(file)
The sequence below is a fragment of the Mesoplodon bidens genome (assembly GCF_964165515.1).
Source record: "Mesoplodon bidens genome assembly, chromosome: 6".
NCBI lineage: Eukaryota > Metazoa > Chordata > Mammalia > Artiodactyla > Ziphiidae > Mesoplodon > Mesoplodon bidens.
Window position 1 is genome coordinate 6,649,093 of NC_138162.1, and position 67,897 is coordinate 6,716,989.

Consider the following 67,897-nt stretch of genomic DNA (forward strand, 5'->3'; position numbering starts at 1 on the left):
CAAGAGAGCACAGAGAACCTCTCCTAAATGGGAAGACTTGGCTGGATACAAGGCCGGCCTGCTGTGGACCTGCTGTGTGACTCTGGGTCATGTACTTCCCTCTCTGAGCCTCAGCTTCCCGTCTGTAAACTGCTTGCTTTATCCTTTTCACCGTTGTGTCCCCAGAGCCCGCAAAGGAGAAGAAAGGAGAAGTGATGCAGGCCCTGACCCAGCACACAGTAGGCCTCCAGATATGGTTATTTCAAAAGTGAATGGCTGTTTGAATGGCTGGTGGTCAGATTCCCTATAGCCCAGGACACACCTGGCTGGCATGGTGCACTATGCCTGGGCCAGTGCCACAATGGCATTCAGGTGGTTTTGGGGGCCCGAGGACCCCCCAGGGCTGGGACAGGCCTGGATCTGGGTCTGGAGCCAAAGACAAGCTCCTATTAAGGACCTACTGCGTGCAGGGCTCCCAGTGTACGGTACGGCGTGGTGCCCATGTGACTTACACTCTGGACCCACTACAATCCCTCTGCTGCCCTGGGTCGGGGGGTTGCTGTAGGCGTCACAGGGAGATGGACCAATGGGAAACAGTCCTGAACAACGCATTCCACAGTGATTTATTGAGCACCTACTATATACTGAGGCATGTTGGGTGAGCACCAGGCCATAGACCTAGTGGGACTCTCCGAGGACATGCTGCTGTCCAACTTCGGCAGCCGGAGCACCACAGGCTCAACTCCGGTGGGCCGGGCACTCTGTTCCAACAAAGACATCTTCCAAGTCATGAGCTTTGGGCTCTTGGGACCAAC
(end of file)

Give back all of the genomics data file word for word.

The sequence below is a fragment of the Mesoplodon bidens genome (assembly GCF_964165515.1).
Source record: "Mesoplodon bidens genome assembly, chromosome: 6".
NCBI lineage: Eukaryota > Metazoa > Chordata > Mammalia > Artiodactyla > Ziphiidae > Mesoplodon > Mesoplodon bidens.
Window position 1 is genome coordinate 6,649,093 of NC_138162.1, and position 67,897 is coordinate 6,716,989.

Consider the following 67,897-nt stretch of genomic DNA (forward strand, 5'->3'; position numbering starts at 1 on the left):
CAAGAGAGCACAGAGAACCTCTCCTAAATGGGAAGACTTGGCTGGATACAAGGCCGGCCTGCTGTGGACCTGCTGTGTGACTCTGGGTCATGTACTTCCCTCTCTGAGCCTCAGCTTCCCGTCTGTAAACTGCTTGCTTTATCCTTTTCACCGTTGTGTCCCCAGAGCCCGCAAAGGAGAAGAAAGGAGAAGTGATGCAGGCCCTGACCCAGCACACAGTAGGCCTCCAGATATGGTTATTTCAAAAGTGAATGGCTGTTTGAATGGCTGGTGGTCAGATTCCCTATAGCCCAGGACACACCTGGCTGGCATGGTGCACTATGCCTGGGCCAGTGCCACAATGGCATTCAGGTGGTTTTGGGGGCCCGAGGACCCCCCAGGGCTGGGACAGGCCTGGATCTGGGTCTGGAGCCAAAGACAAGCTCCTATTAAGGACCTACTGCGTGCAGGGCTCCCAGTGTACGGTACGGCGTGGTGCCCATGTGACTTACACTCTGGACCCACTACAATCCCTCTGCTGCCCTGGGTCGGGGGGTTGCTGTAGGCGTCACAGGGAGATGGACCAATGGGAAACAGTCCTGAACAACGCATTCCACAGTGATTTATTGAGCACCTACTATATACTGAGGCATGTTGGGTGAGCACCAGGCCATAGACCTAGTGGGACTCTCCGAGGACATGCTGCTGTCCAACTTCGGCAGCCGGAGCACCACAGGCTCAACTCCGGTGGGCCGGGCACTCTGTTCCAACAAAGACATCTTCCAAGTCATGAGCTTTGGGCTCTTGGGACCAAC